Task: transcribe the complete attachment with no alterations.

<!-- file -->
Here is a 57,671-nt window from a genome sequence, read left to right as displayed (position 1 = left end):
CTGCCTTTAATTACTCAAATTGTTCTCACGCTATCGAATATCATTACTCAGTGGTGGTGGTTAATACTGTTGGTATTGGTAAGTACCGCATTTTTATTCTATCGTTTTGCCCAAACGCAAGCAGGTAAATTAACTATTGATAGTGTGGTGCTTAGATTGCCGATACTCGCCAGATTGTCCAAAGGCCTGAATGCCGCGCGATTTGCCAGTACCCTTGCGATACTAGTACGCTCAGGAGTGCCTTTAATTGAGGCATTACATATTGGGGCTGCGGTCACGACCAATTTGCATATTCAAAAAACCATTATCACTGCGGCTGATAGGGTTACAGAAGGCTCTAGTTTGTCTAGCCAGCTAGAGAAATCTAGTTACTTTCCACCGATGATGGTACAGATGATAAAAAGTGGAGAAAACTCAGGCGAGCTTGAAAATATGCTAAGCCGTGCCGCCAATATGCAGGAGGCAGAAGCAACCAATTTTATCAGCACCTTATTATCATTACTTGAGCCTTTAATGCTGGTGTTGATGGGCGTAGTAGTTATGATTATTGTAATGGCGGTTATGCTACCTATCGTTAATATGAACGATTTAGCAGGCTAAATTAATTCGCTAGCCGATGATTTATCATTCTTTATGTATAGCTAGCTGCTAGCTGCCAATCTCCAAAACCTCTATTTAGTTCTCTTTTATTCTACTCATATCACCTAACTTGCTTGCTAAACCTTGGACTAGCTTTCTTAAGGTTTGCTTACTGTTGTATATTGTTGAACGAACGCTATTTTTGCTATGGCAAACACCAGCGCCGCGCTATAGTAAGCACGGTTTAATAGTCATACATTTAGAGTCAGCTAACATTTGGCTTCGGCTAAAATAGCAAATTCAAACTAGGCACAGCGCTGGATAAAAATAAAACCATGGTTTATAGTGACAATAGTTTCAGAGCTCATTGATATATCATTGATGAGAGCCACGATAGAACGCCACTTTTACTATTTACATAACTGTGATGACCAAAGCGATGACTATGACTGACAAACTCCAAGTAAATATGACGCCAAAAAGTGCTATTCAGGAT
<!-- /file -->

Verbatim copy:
Here is a 57,671-nt window from a genome sequence, read left to right as displayed (position 1 = left end):
CTGCCTTTAATTACTCAAATTGTTCTCACGCTATCGAATATCATTACTCAGTGGTGGTGGTTAATACTGTTGGTATTGGTAAGTACCGCATTTTTATTCTATCGTTTTGCCCAAACGCAAGCAGGTAAATTAACTATTGATAGTGTGGTGCTTAGATTGCCGATACTCGCCAGATTGTCCAAAGGCCTGAATGCCGCGCGATTTGCCAGTACCCTTGCGATACTAGTACGCTCAGGAGTGCCTTTAATTGAGGCATTACATATTGGGGCTGCGGTCACGACCAATTTGCATATTCAAAAAACCATTATCACTGCGGCTGATAGGGTTACAGAAGGCTCTAGTTTGTCTAGCCAGCTAGAGAAATCTAGTTACTTTCCACCGATGATGGTACAGATGATAAAAAGTGGAGAAAACTCAGGCGAGCTTGAAAATATGCTAAGCCGTGCCGCCAATATGCAGGAGGCAGAAGCAACCAATTTTATCAGCACCTTATTATCATTACTTGAGCCTTTAATGCTGGTGTTGATGGGCGTAGTAGTTATGATTATTGTAATGGCGGTTATGCTACCTATCGTTAATATGAACGATTTAGCAGGCTAAATTAATTCGCTAGCCGATGATTTATCATTCTTTATGTATAGCTAGCTGCTAGCTGCCAATCTCCAAAACCTCTATTTAGTTCTCTTTTATTCTACTCATATCACCTAACTTGCTTGCTAAACCTTGGACTAGCTTTCTTAAGGTTTGCTTACTGTTGTATATTGTTGAACGAACGCTATTTTTGCTATGGCAAACACCAGCGCCGCGCTATAGTAAGCACGGTTTAATAGTCATACATTTAGAGTCAGCTAACATTTGGCTTCGGCTAAAATAGCAAATTCAAACTAGGCACAGCGCTGGATAAAAATAAAACCATGGTTTATAGTGACAATAGTTTCAGAGCTCATTGATATATCATTGATGAGAGCCACGATAGAACGCCACTTTTACTATTTACATAACTGTGATGACCAAAGCGATGACTATGACTGACAAACTCCAAGTAAATATGACGCCAAAAAGTGCTATTCAGGAT